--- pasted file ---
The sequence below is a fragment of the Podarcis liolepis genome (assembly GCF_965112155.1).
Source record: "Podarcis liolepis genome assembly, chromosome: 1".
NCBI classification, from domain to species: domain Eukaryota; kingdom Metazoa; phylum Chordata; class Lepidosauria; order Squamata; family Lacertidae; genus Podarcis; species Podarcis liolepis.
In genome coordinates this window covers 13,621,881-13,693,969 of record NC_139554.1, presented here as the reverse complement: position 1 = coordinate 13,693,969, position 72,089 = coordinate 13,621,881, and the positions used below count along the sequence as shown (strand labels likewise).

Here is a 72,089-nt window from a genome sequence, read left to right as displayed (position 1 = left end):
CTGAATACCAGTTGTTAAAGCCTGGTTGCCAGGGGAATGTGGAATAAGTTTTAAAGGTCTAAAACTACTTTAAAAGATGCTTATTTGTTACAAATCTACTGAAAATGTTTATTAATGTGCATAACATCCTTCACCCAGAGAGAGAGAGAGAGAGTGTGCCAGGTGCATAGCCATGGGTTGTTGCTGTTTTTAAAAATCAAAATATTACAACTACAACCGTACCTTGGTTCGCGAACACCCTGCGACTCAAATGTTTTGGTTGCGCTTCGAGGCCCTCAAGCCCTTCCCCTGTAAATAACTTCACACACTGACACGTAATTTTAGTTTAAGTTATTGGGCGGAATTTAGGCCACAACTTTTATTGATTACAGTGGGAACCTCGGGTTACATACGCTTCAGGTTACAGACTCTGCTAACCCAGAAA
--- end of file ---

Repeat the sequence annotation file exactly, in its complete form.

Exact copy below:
The sequence below is a fragment of the Podarcis liolepis genome (assembly GCF_965112155.1).
Source record: "Podarcis liolepis genome assembly, chromosome: 1".
NCBI classification, from domain to species: domain Eukaryota; kingdom Metazoa; phylum Chordata; class Lepidosauria; order Squamata; family Lacertidae; genus Podarcis; species Podarcis liolepis.
In genome coordinates this window covers 13,621,881-13,693,969 of record NC_139554.1, presented here as the reverse complement: position 1 = coordinate 13,693,969, position 72,089 = coordinate 13,621,881, and the positions used below count along the sequence as shown (strand labels likewise).

Here is a 72,089-nt window from a genome sequence, read left to right as displayed (position 1 = left end):
CTGAATACCAGTTGTTAAAGCCTGGTTGCCAGGGGAATGTGGAATAAGTTTTAAAGGTCTAAAACTACTTTAAAAGATGCTTATTTGTTACAAATCTACTGAAAATGTTTATTAATGTGCATAACATCCTTCACCCAGAGAGAGAGAGAGAGAGTGTGCCAGGTGCATAGCCATGGGTTGTTGCTGTTTTTAAAAATCAAAATATTACAACTACAACCGTACCTTGGTTCGCGAACACCCTGCGACTCAAATGTTTTGGTTGCGCTTCGAGGCCCTCAAGCCCTTCCCCTGTAAATAACTTCACACACTGACACGTAATTTTAGTTTAAGTTATTGGGCGGAATTTAGGCCACAACTTTTATTGATTACAGTGGGAACCTCGGGTTACATACGCTTCAGGTTACAGACTCTGCTAACCCAGAAA